This month’s Esquire features the finest example of magazine writing that I’ve seen in years. It is Chris Jones’s “The Things That Carried Him”, and it is extraordinary journalism. Jones tells the story of how the body of Sergeant Joe Montgomery makes its way from a Baghdad suburb to its final resting place in a grave in Indiana.
I think it’s a masterpiece. It’s extremely moving without being saccharine or twee. It’s a military story, but utterly without jingoism or indictment. It’s wonderfully observed. I love the parenthetical sentence in these two paragraphs:
The Reverend Doug Wallace offered a brief prayer, and then a band of kilted bagpipers played “Amazing Grace.” (A freight train passed nearby, but the engineer left his finger off the horn at the crossing.) Three recorded songs were played over loudspeakers, including “Hurt,” by Nine Inch Nails, before Reverend Wallace said a few more words, and then Dawson gave his men the signal.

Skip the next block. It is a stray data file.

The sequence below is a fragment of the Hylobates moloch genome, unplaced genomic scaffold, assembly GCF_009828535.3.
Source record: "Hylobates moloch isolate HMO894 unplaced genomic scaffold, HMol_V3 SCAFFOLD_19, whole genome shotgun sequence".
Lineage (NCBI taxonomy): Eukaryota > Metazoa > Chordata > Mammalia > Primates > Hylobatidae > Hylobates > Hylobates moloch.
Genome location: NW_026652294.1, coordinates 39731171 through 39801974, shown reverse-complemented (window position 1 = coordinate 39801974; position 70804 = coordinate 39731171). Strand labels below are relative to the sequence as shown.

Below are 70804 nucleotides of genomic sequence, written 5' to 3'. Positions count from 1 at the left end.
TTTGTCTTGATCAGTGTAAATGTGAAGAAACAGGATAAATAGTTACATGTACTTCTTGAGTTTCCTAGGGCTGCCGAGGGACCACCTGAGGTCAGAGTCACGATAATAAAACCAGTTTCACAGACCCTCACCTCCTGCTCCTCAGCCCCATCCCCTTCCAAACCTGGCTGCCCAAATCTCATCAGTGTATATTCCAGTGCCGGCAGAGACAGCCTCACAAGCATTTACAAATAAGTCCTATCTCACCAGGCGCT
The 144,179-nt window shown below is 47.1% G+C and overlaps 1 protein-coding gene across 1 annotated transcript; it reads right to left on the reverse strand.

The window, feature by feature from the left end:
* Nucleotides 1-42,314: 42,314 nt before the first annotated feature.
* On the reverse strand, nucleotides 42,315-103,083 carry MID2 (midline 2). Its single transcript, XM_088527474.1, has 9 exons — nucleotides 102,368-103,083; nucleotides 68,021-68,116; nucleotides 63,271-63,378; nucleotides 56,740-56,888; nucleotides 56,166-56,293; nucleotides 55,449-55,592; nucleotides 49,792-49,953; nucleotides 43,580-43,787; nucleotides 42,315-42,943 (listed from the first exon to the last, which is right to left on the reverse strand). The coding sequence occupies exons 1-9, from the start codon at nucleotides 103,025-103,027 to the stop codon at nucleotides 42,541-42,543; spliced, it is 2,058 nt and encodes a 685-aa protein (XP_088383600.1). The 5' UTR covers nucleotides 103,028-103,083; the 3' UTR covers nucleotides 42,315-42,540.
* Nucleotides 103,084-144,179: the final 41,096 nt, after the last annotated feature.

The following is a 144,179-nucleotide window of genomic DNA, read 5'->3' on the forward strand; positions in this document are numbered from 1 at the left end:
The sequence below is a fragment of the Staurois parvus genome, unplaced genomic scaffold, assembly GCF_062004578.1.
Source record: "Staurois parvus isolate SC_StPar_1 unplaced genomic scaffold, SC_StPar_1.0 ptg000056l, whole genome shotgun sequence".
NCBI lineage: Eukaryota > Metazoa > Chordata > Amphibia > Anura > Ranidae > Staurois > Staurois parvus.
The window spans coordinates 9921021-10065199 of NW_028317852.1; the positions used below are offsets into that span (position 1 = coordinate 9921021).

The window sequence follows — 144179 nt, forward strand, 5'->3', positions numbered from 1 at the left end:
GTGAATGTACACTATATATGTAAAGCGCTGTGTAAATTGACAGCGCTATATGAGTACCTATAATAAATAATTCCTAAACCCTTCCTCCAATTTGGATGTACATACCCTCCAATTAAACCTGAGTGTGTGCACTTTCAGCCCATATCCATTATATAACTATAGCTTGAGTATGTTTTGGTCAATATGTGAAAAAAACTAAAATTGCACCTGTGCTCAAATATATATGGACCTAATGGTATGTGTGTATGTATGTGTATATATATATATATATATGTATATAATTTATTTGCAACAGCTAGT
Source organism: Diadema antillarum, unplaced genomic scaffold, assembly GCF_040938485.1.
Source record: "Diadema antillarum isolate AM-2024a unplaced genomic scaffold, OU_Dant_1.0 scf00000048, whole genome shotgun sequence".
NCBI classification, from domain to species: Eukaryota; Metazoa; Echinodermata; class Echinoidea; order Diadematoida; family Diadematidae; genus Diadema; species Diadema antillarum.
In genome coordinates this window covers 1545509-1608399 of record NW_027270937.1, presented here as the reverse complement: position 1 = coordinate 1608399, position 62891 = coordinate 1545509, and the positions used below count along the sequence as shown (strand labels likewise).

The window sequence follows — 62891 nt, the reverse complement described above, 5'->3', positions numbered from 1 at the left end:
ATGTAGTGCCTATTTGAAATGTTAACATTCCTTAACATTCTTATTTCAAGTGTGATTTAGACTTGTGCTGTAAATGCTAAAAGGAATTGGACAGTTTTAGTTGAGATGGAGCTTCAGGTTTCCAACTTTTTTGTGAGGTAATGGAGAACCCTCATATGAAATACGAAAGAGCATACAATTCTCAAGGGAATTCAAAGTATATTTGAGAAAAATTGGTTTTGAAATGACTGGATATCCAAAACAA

The seven soldiers stood in a stiff line and fired three volleys each. This is a part of the ritual they practice again and again. The seven weapons should sound like one. When the shots are scattered — “popcorn,” the soldiers call it — they’ve failed, and they will be mad at themselves for a long time after. On this day, with news cameras and hundreds of sets of sad eyes trained on them, they were perfect. After the final volley, Huber bent down and picked up his three polished shells from the grass.
Jones tells the story in reverse, starting with the man digging Montgomery’s grave, and ending with his squad in a Baghdad suburb. He documents each step of Montgomery’s journey home. We meet pilots, coroners, family members–everyone the sergeant’s death touches.
If I taught a non-fiction creative writing course, I’d make this required reading. I often criticize journalists on this site, but it’s pieces like this that remind me of the heights to which they can ascend.
UPDATE: Here’s a short interview with the writer.